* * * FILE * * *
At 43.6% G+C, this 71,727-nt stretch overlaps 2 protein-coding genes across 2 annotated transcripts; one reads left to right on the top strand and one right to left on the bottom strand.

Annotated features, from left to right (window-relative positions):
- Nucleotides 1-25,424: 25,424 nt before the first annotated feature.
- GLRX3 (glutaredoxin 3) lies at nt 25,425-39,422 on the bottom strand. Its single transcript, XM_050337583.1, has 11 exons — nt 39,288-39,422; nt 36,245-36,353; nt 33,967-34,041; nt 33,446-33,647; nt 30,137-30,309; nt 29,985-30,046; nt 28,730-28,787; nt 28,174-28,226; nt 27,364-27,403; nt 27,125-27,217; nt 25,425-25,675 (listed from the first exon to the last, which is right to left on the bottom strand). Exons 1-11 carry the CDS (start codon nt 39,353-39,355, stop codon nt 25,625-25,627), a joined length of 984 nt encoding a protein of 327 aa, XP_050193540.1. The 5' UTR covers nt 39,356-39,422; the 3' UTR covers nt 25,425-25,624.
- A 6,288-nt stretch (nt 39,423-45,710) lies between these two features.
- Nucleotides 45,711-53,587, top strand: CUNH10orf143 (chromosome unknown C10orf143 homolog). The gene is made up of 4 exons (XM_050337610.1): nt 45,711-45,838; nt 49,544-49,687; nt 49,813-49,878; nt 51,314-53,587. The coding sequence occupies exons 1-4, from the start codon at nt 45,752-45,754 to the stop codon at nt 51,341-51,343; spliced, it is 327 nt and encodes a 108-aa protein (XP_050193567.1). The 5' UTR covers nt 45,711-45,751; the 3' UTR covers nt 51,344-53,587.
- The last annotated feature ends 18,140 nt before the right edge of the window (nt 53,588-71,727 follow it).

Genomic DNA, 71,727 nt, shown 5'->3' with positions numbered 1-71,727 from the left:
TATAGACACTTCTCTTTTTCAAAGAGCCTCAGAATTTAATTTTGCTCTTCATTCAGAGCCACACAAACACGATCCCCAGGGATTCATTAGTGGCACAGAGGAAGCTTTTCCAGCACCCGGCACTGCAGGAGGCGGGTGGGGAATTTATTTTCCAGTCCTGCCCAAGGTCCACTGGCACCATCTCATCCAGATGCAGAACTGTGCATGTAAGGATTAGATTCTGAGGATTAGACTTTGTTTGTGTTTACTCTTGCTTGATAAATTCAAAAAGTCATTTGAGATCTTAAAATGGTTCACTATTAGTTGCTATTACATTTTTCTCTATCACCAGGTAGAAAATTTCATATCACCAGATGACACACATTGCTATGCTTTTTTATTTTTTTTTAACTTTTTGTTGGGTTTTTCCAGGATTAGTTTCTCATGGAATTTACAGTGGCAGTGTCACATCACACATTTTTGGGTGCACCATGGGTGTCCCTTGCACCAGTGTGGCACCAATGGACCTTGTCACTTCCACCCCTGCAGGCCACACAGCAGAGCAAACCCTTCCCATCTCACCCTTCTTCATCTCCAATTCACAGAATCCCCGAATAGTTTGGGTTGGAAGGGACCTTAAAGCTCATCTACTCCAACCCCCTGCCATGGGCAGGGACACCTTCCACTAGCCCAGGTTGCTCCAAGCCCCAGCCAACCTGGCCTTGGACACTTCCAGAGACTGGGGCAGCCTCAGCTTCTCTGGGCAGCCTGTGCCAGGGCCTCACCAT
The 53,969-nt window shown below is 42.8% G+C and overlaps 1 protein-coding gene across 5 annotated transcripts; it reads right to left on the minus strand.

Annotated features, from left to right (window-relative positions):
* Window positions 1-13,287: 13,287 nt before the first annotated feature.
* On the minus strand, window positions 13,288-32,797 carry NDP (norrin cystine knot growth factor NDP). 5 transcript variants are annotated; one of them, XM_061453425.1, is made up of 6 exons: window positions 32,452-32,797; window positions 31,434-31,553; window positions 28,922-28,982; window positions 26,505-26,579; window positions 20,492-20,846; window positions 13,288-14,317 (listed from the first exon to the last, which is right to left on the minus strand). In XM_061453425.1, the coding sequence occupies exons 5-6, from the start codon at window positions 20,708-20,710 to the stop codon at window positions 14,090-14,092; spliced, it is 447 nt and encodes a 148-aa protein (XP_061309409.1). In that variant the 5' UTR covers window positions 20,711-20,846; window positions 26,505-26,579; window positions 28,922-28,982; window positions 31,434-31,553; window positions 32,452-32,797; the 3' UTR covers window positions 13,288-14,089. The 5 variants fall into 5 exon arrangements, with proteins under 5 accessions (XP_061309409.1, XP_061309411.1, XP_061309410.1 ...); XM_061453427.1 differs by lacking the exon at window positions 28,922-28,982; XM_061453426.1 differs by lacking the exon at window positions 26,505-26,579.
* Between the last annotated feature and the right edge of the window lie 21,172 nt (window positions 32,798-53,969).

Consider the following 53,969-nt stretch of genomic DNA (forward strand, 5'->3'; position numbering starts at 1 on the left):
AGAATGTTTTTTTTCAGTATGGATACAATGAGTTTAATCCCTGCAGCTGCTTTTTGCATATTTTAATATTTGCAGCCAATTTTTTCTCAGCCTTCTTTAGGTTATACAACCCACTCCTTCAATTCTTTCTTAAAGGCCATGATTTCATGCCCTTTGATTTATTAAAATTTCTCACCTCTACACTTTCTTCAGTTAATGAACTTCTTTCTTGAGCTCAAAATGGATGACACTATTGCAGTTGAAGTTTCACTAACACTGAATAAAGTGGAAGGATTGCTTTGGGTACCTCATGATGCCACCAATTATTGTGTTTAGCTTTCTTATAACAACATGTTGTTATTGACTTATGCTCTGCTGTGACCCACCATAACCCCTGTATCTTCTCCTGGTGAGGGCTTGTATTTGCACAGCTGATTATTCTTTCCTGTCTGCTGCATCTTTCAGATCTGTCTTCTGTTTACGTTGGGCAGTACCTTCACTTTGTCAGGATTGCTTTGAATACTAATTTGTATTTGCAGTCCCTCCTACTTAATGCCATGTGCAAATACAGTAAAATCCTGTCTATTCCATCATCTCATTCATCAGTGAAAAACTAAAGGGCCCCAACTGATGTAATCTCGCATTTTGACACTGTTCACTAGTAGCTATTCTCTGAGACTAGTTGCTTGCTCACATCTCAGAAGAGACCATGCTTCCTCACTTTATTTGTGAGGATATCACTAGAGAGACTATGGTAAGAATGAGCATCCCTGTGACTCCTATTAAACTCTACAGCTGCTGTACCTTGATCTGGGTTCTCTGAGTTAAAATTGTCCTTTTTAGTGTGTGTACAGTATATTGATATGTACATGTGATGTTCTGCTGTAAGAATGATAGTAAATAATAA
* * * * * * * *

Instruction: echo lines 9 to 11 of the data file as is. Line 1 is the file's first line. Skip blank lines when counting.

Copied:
TATAGACACTTCTCTTTTTCAAAGAGCCTCAGAATTTAATTTTGCTCTTCATTCAGAGCCACACAAACACGATCCCCAGGGATTCATTAGTGGCACAGAGGAAGCTTTTCCAGCACCCGGCACTGCAGGAGGCGGGTGGGGAATTTATTTTCCAGTCCTGCCCAAGGTCCACTGGCACCATCTCATCCAGATGCAGAACTGTGCATGTAAGGATTAGATTCTGAGGATTAGACTTTGTTTGTGTTTACTCTTGCTTGATAAATTCAAAAAGTCATTTGAGATCTTAAAATGGTTCACTATTAGTTGCTATTACATTTTTCTCTATCACCAGGTAGAAAATTTCATATCACCAGATGACACACATTGCTATGCTTTTTTATTTTTTTTTAACTTTTTGTTGGGTTTTTCCAGGATTAGTTTCTCATGGAATTTACAGTGGCAGTGTCACATCACACATTTTTGGGTGCACCATGGGTGTCCCTTGCACCAGTGTGGCACCAATGGACCTTGTCACTTCCACCCCTGCAGGCCACACAGCAGAGCAAACCCTTCCCATCTCACCCTTCTTCATCTCCAATTCACAGAATCCCCGAATAGTTTGGGTTGGAAGGGACCTTAAAGCTCATCTACTCCAACCCCCTGCCATGGGCAGGGACACCTTCCACTAGCCCAGGTTGCTCCAAGCCCCAGCCAACCTGGCCTTGGACACTTCCAGAGACTGGGGCAGCCTCAGCTTCTCTGGGCAGCCTGTGCCAGGGCCTCACCAT
The 53,969-nt window shown below is 42.8% G+C and overlaps 1 protein-coding gene across 5 annotated transcripts; it reads right to left on the minus strand.

Annotated features, from left to right (window-relative positions):